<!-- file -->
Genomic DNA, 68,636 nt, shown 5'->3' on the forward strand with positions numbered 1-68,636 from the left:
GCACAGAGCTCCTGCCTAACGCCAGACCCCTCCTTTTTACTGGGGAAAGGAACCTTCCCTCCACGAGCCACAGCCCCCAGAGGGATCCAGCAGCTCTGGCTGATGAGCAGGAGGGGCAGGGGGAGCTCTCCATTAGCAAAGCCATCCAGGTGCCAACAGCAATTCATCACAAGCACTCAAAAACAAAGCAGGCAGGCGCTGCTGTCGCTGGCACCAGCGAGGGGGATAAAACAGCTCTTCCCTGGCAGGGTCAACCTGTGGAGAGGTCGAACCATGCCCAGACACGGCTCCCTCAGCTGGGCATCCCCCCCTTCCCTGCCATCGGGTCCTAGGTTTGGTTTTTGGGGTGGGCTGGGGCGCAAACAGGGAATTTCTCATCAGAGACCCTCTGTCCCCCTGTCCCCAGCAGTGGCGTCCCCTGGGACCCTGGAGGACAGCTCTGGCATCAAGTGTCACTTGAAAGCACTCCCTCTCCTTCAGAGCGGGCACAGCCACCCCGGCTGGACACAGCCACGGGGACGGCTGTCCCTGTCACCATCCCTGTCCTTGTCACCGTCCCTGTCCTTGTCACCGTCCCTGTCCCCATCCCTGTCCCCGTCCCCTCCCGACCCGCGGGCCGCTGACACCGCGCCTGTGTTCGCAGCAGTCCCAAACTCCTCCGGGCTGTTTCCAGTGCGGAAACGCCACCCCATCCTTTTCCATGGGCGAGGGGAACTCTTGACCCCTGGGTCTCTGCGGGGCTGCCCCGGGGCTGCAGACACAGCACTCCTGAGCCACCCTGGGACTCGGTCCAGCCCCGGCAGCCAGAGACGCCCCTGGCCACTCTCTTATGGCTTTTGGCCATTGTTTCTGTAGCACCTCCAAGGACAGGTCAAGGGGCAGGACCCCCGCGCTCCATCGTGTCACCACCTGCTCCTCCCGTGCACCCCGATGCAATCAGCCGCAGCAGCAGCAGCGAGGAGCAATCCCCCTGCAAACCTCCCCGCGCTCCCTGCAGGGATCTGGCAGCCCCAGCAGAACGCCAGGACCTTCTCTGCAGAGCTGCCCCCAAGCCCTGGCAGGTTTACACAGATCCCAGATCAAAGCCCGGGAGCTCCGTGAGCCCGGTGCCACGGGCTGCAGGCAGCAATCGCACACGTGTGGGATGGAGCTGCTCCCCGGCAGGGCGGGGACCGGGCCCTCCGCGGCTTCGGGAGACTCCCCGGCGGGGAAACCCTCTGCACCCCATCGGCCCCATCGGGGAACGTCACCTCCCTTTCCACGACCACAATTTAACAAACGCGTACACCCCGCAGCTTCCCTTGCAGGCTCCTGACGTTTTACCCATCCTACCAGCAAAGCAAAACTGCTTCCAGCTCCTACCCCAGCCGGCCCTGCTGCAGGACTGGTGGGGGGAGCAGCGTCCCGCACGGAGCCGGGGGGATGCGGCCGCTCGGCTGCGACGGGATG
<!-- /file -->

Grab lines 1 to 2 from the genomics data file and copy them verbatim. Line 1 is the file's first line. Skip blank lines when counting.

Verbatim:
Genomic DNA, 68,636 nt, shown 5'->3' on the forward strand with positions numbered 1-68,636 from the left:
GCACAGAGCTCCTGCCTAACGCCAGACCCCTCCTTTTTACTGGGGAAAGGAACCTTCCCTCCACGAGCCACAGCCCCCAGAGGGATCCAGCAGCTCTGGCTGATGAGCAGGAGGGGCAGGGGGAGCTCTCCATTAGCAAAGCCATCCAGGTGCCAACAGCAATTCATCACAAGCACTCAAAAACAAAGCAGGCAGGCGCTGCTGTCGCTGGCACCAGCGAGGGGGATAAAACAGCTCTTCCCTGGCAGGGTCAACCTGTGGAGAGGTCGAACCATGCCCAGACACGGCTCCCTCAGCTGGGCATCCCCCCCTTCCCTGCCATCGGGTCCTAGGTTTGGTTTTTGGGGTGGGCTGGGGCGCAAACAGGGAATTTCTCATCAGAGACCCTCTGTCCCCCTGTCCCCAGCAGTGGCGTCCCCTGGGACCCTGGAGGACAGCTCTGGCATCAAGTGTCACTTGAAAGCACTCCCTCTCCTTCAGAGCGGGCACAGCCACCCCGGCTGGACACAGCCACGGGGACGGCTGTCCCTGTCACCATCCCTGTCCTTGTCACCGTCCCTGTCCTTGTCACCGTCCCTGTCCCCATCCCTGTCCCCGTCCCCTCCCGACCCGCGGGCCGCTGACACCGCGCCTGTGTTCGCAGCAGTCCCAAACTCCTCCGGGCTGTTTCCAGTGCGGAAACGCCACCCCATCCTTTTCCATGGGCGAGGGGAACTCTTGACCCCTGGGTCTCTGCGGGGCTGCCCCGGGGCTGCAGACACAGCACTCCTGAGCCACCCTGGGACTCGGTCCAGCCCCGGCAGCCAGAGACGCCCCTGGCCACTCTCTTATGGCTTTTGGCCATTGTTTCTGTAGCACCTCCAAGGACAGGTCAAGGGGCAGGACCCCCGCGCTCCATCGTGTCACCACCTGCTCCTCCCGTGCACCCCGATGCAATCAGCCGCAGCAGCAGCAGCGAGGAGCAATCCCCCTGCAAACCTCCCCGCGCTCCCTGCAGGGATCTGGCAGCCCCAGCAGAACGCCAGGACCTTCTCTGCAGAGCTGCCCCCAAGCCCTGGCAGGTTTACACAGATCCCAGATCAAAGCCCGGGAGCTCCGTGAGCCCGGTGCCACGGGCTGCAGGCAGCAATCGCACACGTGTGGGATGGAGCTGCTCCCCGGCAGGGCGGGGACCGGGCCCTCCGCGGCTTCGGGAGACTCCCCGGCGGGGAAACCCTCTGCACCCCATCGGCCCCATCGGGGAACGTCACCTCCCTTTCCACGACCACAATTTAACAAACGCGTACACCCCGCAGCTTCCCTTGCAGGCTCCTGACGTTTTACCCATCCTACCAGCAAAGCAAAACTGCTTCCAGCTCCTACCCCAGCCGGCCCTGCTGCAGGACTGGTGGGGGGAGCAGCGTCCCGCACGGAGCCGGGGGGATGCGGCCGCTCGGCTGCGACGGGATG